According to a comprehensive international review performed by Nguyen and colleagues (2009), 75% of reported laparoscopic resections were pure laparoscopy, 17% were hand-assisted procedures, and 2% used the hybrid technique. In addition, 4.8% were conversions to laparotomy or hand-assisted procedures, with the remaining 2% using less common techniques, such as a thoracoscopic approach.

Laparoscopic resections should be categorized no differently than open resections, based on the Brisbane 2000 terminology of liver anatomy and resections (Pang, 2002). Anterior and lateral segments II, III, IVb, V, and VI are most amenable to laparoscopic resection. Isolated resections of segments I, IVa, VII, and VIII have been reported, as surgeons extend the limits after safe mastery of anterior resections. Of the nearly 3000 internationally reported laparoscopic liver resections, the majority (44.9%) were wedge resections or segmentectomies, followed by left lateral sectionectomies (20.3%). Major resections, consisting of three or more Couinaud segments, included right hemihepatectomy (9%) and left hemihepatectomy (6.8%). Extended right hepatectomy, caudate lobectomy, central hepatectomy, and extended left hepatectomy each made up less than 1% of the total reported cases (Nguyen et al 2009).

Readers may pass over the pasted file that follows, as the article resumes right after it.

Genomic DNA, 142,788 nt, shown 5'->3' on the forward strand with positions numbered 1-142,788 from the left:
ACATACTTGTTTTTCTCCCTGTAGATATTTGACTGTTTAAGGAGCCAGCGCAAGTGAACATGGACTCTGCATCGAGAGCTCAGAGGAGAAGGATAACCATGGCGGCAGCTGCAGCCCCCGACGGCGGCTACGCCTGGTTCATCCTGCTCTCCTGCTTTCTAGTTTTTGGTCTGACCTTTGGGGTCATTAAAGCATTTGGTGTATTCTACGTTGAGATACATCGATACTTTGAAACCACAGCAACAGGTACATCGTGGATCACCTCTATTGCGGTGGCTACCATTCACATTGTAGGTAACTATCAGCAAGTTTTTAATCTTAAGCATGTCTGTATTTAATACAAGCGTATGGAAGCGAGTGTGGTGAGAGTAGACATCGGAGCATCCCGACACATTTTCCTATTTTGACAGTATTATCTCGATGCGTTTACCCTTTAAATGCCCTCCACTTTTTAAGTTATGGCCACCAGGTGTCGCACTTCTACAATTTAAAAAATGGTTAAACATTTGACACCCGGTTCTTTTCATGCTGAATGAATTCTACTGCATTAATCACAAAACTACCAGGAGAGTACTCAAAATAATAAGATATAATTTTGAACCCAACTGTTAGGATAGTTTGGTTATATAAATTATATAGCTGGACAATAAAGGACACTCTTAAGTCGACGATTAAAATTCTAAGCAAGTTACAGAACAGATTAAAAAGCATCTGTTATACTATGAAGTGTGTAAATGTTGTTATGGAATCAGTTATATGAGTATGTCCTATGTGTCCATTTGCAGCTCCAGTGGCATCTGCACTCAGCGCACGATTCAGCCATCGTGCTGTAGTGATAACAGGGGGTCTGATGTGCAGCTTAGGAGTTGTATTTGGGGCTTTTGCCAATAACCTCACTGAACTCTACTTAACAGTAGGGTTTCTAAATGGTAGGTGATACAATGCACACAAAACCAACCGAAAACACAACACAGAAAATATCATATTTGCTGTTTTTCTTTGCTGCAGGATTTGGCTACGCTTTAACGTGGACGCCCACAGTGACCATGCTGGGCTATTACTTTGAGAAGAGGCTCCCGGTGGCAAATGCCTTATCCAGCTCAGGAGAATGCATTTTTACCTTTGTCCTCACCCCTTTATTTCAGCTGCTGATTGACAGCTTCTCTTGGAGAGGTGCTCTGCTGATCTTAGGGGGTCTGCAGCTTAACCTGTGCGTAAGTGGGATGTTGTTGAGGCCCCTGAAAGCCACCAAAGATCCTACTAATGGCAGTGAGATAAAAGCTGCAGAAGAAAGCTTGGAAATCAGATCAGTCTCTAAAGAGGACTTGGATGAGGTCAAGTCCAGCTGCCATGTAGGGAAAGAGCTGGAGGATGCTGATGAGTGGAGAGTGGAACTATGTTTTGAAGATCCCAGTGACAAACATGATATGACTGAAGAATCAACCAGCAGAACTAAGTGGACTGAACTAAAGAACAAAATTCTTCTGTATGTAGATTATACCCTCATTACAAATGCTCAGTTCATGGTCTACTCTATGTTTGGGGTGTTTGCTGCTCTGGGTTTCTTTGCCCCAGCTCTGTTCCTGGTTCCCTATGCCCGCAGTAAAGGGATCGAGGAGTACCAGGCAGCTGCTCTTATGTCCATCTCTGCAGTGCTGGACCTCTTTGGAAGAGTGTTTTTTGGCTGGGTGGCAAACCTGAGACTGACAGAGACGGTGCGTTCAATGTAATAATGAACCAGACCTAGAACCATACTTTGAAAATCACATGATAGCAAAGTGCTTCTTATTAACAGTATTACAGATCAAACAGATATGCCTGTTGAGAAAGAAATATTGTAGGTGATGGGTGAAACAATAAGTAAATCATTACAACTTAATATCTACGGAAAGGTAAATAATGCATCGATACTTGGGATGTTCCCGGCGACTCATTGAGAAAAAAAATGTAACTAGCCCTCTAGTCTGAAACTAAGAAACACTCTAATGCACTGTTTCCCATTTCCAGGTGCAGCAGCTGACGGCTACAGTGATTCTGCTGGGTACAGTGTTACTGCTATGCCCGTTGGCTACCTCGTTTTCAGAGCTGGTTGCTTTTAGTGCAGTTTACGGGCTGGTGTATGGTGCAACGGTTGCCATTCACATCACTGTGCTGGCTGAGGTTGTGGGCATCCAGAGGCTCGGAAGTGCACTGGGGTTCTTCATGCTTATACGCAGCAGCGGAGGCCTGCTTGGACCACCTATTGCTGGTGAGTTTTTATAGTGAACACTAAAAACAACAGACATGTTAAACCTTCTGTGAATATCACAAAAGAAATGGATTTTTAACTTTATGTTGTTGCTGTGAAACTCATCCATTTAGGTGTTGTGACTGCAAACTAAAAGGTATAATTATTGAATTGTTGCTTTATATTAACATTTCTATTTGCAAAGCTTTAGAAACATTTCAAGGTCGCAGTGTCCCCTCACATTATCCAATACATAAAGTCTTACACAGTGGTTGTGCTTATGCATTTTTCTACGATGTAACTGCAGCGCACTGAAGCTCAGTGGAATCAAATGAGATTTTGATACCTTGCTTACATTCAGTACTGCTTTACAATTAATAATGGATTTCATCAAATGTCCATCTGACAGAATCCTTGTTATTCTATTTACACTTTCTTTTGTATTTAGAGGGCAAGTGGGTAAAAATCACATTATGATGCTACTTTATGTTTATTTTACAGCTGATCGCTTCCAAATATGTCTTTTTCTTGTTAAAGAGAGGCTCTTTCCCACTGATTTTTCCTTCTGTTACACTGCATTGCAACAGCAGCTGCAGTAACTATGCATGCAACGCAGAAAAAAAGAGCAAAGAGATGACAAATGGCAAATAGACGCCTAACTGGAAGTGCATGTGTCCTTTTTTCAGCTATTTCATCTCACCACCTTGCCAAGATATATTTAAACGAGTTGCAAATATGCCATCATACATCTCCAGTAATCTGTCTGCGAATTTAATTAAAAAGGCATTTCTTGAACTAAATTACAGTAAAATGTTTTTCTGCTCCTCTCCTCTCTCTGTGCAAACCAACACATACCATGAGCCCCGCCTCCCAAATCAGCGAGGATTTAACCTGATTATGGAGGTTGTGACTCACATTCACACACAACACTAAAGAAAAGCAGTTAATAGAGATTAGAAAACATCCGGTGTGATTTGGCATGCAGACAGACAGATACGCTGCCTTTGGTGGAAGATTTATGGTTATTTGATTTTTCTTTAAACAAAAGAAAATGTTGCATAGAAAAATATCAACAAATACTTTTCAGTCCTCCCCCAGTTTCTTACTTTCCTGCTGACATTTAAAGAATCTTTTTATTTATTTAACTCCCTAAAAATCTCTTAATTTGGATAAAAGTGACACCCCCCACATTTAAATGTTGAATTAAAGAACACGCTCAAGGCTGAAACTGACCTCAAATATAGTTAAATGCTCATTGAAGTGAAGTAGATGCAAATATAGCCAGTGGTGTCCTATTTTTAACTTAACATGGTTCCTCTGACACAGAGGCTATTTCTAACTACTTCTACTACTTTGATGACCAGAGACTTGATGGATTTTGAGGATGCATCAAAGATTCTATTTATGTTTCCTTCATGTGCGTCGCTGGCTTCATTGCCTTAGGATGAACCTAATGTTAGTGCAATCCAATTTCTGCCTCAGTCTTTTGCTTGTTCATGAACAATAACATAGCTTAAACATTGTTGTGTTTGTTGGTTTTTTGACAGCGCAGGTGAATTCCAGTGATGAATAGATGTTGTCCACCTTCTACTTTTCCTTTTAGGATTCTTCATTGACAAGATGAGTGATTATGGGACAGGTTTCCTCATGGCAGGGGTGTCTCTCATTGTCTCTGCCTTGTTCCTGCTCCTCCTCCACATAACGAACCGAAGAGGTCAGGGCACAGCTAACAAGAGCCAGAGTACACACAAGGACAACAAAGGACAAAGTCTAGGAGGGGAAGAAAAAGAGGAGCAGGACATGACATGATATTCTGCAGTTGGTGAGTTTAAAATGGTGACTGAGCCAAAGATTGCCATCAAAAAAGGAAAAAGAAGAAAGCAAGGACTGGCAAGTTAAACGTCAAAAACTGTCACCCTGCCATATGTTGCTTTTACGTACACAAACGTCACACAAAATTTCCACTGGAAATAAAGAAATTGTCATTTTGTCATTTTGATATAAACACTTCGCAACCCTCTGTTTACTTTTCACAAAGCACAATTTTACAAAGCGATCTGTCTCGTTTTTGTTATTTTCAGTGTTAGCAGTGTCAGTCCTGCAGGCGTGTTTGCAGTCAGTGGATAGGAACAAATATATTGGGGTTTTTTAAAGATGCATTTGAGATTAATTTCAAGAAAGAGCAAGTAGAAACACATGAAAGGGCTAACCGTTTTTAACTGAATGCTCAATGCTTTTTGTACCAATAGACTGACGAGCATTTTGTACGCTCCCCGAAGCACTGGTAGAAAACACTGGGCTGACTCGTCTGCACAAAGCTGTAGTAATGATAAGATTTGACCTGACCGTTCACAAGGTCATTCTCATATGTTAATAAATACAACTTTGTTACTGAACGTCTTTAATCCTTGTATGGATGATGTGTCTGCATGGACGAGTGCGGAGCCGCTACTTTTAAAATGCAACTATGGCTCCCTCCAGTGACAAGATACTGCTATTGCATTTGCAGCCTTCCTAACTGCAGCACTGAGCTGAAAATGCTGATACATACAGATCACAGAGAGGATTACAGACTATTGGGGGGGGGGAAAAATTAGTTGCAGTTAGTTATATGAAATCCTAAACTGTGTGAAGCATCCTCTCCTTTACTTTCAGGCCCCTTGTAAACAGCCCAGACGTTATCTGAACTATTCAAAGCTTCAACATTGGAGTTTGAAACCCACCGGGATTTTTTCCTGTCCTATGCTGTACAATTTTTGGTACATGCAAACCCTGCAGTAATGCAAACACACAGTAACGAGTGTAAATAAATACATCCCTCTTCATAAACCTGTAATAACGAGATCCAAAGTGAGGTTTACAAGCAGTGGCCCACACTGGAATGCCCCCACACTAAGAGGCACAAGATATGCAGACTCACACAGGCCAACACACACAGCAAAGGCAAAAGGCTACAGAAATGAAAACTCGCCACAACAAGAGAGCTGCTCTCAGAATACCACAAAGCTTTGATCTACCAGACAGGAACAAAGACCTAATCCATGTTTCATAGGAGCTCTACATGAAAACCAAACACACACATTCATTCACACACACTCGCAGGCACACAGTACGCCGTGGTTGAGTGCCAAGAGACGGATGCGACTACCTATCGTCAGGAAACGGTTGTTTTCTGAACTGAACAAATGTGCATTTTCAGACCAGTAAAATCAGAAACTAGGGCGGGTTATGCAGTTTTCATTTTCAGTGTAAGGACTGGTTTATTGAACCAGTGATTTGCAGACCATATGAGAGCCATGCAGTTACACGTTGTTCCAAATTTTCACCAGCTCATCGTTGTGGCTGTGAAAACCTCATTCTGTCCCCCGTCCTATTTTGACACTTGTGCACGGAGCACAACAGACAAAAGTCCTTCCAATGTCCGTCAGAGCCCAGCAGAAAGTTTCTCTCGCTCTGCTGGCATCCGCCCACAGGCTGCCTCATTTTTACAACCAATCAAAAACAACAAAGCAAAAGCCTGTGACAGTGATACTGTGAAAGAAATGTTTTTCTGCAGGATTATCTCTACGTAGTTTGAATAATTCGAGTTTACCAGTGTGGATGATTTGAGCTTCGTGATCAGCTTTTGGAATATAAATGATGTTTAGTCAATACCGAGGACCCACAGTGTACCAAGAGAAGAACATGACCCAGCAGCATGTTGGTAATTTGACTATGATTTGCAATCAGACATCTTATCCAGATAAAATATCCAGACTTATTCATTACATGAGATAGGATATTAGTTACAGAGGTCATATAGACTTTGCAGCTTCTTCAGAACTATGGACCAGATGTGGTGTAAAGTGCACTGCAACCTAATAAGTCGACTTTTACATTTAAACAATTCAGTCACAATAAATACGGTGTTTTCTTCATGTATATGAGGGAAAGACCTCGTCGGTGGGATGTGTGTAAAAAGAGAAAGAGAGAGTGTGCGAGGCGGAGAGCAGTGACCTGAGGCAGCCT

We performed 96% of our resections using pure laparoscopy, with hand assistance (4%) selectively used for right hepatectomies or posterior segmentectomies. Major resections comprise 19% of our experience, and limited resections comprise 81% (Bryant et al 2009).


Liver pathology under consideration for open partial hepatectomy should be evaluated for the feasibility of a laparoscopic resection (see Chapter 90A); however, the potential benefits of a minimally invasive resection do not confer a prescription to resect all hepatic lesions for the purpose of providing a definitive diagnosis. Specifically, the laparoscopic approach should not be used to resect incidental, asymptomatic lesions convincingly recognized by imaging and markers to be benign and without harmful potential (cysts, hemangiomas, focal nodular hyperplasia), nor should laparoscopic resection be performed for the purpose of diagnosis, when lesions are safely amenable to percutaneous biopsy.